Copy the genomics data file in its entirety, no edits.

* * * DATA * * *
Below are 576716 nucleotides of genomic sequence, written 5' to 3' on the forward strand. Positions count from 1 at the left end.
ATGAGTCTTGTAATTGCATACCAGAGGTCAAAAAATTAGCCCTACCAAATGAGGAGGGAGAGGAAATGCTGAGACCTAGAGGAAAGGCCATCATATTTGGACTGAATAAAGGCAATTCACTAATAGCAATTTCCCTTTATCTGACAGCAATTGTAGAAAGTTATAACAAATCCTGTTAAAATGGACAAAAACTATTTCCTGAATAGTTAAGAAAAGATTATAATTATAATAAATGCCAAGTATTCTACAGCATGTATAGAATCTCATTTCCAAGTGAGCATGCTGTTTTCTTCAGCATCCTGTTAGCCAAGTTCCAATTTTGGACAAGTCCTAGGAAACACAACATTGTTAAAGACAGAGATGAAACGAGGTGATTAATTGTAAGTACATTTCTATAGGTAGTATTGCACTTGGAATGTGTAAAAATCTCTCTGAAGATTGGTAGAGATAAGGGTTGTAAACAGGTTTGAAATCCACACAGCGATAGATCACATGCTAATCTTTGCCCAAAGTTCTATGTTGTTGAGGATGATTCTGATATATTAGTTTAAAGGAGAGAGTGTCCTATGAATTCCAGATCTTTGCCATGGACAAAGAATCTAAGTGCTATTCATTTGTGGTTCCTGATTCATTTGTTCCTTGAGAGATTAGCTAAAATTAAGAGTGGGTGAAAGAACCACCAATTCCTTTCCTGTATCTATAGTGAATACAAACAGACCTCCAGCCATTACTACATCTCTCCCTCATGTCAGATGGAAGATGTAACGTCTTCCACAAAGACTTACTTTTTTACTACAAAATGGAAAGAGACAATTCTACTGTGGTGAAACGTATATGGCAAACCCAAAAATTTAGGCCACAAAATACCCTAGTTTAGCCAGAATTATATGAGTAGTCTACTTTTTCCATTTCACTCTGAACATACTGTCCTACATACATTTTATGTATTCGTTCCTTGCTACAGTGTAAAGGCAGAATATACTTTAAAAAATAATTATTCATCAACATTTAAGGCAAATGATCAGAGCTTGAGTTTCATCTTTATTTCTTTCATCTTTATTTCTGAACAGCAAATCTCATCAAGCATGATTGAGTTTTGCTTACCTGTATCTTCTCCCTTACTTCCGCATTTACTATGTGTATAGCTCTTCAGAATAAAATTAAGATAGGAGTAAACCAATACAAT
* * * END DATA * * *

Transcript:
Below are 576716 nucleotides of genomic sequence, written 5' to 3' on the forward strand. Positions count from 1 at the left end.
ATGAGTCTTGTAATTGCATACCAGAGGTCAAAAAATTAGCCCTACCAAATGAGGAGGGAGAGGAAATGCTGAGACCTAGAGGAAAGGCCATCATATTTGGACTGAATAAAGGCAATTCACTAATAGCAATTTCCCTTTATCTGACAGCAATTGTAGAAAGTTATAACAAATCCTGTTAAAATGGACAAAAACTATTTCCTGAATAGTTAAGAAAAGATTATAATTATAATAAATGCCAAGTATTCTACAGCATGTATAGAATCTCATTTCCAAGTGAGCATGCTGTTTTCTTCAGCATCCTGTTAGCCAAGTTCCAATTTTGGACAAGTCCTAGGAAACACAACATTGTTAAAGACAGAGATGAAACGAGGTGATTAATTGTAAGTACATTTCTATAGGTAGTATTGCACTTGGAATGTGTAAAAATCTCTCTGAAGATTGGTAGAGATAAGGGTTGTAAACAGGTTTGAAATCCACACAGCGATAGATCACATGCTAATCTTTGCCCAAAGTTCTATGTTGTTGAGGATGATTCTGATATATTAGTTTAAAGGAGAGAGTGTCCTATGAATTCCAGATCTTTGCCATGGACAAAGAATCTAAGTGCTATTCATTTGTGGTTCCTGATTCATTTGTTCCTTGAGAGATTAGCTAAAATTAAGAGTGGGTGAAAGAACCACCAATTCCTTTCCTGTATCTATAGTGAATACAAACAGACCTCCAGCCATTACTACATCTCTCCCTCATGTCAGATGGAAGATGTAACGTCTTCCACAAAGACTTACTTTTTTACTACAAAATGGAAAGAGACAATTCTACTGTGGTGAAACGTATATGGCAAACCCAAAAATTTAGGCCACAAAATACCCTAGTTTAGCCAGAATTATATGAGTAGTCTACTTTTTCCATTTCACTCTGAACATACTGTCCTACATACATTTTATGTATTCGTTCCTTGCTACAGTGTAAAGGCAGAATATACTTTAAAAAATAATTATTCATCAACATTTAAGGCAAATGATCAGAGCTTGAGTTTCATCTTTATTTCTTTCATCTTTATTTCTGAACAGCAAATCTCATCAAGCATGATTGAGTTTTGCTTACCTGTATCTTCTCCCTTACTTCCGCATTTACTATGTGTATAGCTCTTCAGAATAAAATTAAGATAGGAGTAAACCAATACAAT